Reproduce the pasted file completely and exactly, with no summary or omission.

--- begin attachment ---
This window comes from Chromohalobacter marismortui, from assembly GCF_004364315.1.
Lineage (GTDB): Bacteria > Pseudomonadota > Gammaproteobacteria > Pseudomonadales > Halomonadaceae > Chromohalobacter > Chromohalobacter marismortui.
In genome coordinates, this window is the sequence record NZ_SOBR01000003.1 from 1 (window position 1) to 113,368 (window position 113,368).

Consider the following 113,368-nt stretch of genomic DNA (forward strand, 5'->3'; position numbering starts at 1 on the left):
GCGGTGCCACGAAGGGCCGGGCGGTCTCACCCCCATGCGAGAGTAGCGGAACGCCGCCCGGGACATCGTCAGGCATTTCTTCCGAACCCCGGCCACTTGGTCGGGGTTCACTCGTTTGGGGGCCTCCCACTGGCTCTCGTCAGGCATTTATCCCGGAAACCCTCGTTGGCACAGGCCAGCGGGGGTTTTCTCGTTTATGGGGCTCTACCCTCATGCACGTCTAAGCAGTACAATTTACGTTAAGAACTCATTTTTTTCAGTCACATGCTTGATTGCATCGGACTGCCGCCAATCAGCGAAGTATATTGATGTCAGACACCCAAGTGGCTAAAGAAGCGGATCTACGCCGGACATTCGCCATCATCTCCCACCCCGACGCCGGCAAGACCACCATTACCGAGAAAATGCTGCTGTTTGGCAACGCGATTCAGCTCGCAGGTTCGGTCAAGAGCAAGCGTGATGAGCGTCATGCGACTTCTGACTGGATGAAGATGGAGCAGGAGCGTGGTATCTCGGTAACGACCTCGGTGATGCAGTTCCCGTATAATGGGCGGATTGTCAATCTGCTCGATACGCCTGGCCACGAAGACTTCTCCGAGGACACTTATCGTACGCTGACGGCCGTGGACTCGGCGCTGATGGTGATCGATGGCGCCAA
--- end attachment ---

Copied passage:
This window comes from Chromohalobacter marismortui, from assembly GCF_004364315.1.
Lineage (GTDB): Bacteria > Pseudomonadota > Gammaproteobacteria > Pseudomonadales > Halomonadaceae > Chromohalobacter > Chromohalobacter marismortui.
In genome coordinates, this window is the sequence record NZ_SOBR01000003.1 from 1 (window position 1) to 113,368 (window position 113,368).

Consider the following 113,368-nt stretch of genomic DNA (forward strand, 5'->3'; position numbering starts at 1 on the left):
GCGGTGCCACGAAGGGCCGGGCGGTCTCACCCCCATGCGAGAGTAGCGGAACGCCGCCCGGGACATCGTCAGGCATTTCTTCCGAACCCCGGCCACTTGGTCGGGGTTCACTCGTTTGGGGGCCTCCCACTGGCTCTCGTCAGGCATTTATCCCGGAAACCCTCGTTGGCACAGGCCAGCGGGGGTTTTCTCGTTTATGGGGCTCTACCCTCATGCACGTCTAAGCAGTACAATTTACGTTAAGAACTCATTTTTTTCAGTCACATGCTTGATTGCATCGGACTGCCGCCAATCAGCGAAGTATATTGATGTCAGACACCCAAGTGGCTAAAGAAGCGGATCTACGCCGGACATTCGCCATCATCTCCCACCCCGACGCCGGCAAGACCACCATTACCGAGAAAATGCTGCTGTTTGGCAACGCGATTCAGCTCGCAGGTTCGGTCAAGAGCAAGCGTGATGAGCGTCATGCGACTTCTGACTGGATGAAGATGGAGCAGGAGCGTGGTATCTCGGTAACGACCTCGGTGATGCAGTTCCCGTATAATGGGCGGATTGTCAATCTGCTCGATACGCCTGGCCACGAAGACTTCTCCGAGGACACTTATCGTACGCTGACGGCCGTGGACTCGGCGCTGATGGTGATCGATGGCGCCAA